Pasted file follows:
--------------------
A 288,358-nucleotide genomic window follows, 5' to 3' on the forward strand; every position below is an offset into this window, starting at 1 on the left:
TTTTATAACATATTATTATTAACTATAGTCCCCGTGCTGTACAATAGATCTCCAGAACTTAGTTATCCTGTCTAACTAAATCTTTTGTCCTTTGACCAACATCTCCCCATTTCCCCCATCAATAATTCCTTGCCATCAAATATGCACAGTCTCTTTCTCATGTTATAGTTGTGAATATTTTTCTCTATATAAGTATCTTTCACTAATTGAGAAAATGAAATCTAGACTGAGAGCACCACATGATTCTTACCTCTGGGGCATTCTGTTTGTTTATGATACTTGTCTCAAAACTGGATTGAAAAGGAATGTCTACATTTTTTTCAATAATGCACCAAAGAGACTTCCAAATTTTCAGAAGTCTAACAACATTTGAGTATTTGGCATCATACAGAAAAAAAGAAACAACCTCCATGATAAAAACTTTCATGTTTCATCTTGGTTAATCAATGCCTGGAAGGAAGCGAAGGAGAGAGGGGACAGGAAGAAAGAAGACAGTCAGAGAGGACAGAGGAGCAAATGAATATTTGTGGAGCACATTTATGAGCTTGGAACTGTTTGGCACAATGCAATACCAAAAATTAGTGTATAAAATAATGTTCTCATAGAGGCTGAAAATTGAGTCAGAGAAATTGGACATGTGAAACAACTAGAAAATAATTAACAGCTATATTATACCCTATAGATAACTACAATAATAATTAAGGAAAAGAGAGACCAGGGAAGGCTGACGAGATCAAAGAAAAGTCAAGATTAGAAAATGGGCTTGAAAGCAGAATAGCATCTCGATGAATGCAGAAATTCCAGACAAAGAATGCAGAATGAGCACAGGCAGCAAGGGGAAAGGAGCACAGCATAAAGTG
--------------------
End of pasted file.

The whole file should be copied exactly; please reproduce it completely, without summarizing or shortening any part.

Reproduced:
A 288,358-nucleotide genomic window follows, 5' to 3' on the forward strand; every position below is an offset into this window, starting at 1 on the left:
TTTTATAACATATTATTATTAACTATAGTCCCCGTGCTGTACAATAGATCTCCAGAACTTAGTTATCCTGTCTAACTAAATCTTTTGTCCTTTGACCAACATCTCCCCATTTCCCCCATCAATAATTCCTTGCCATCAAATATGCACAGTCTCTTTCTCATGTTATAGTTGTGAATATTTTTCTCTATATAAGTATCTTTCACTAATTGAGAAAATGAAATCTAGACTGAGAGCACCACATGATTCTTACCTCTGGGGCATTCTGTTTGTTTATGATACTTGTCTCAAAACTGGATTGAAAAGGAATGTCTACATTTTTTTCAATAATGCACCAAAGAGACTTCCAAATTTTCAGAAGTCTAACAACATTTGAGTATTTGGCATCATACAGAAAAAAAGAAACAACCTCCATGATAAAAACTTTCATGTTTCATCTTGGTTAATCAATGCCTGGAAGGAAGCGAAGGAGAGAGGGGACAGGAAGAAAGAAGACAGTCAGAGAGGACAGAGGAGCAAATGAATATTTGTGGAGCACATTTATGAGCTTGGAACTGTTTGGCACAATGCAATACCAAAAATTAGTGTATAAAATAATGTTCTCATAGAGGCTGAAAATTGAGTCAGAGAAATTGGACATGTGAAACAACTAGAAAATAATTAACAGCTATATTATACCCTATAGATAACTACAATAATAATTAAGGAAAAGAGAGACCAGGGAAGGCTGACGAGATCAAAGAAAAGTCAAGATTAGAAAATGGGCTTGAAAGCAGAATAGCATCTCGATGAATGCAGAAATTCCAGACAAAGAATGCAGAATGAGCACAGGCAGCAAGGGGAAAGGAGCACAGCATAAAGTG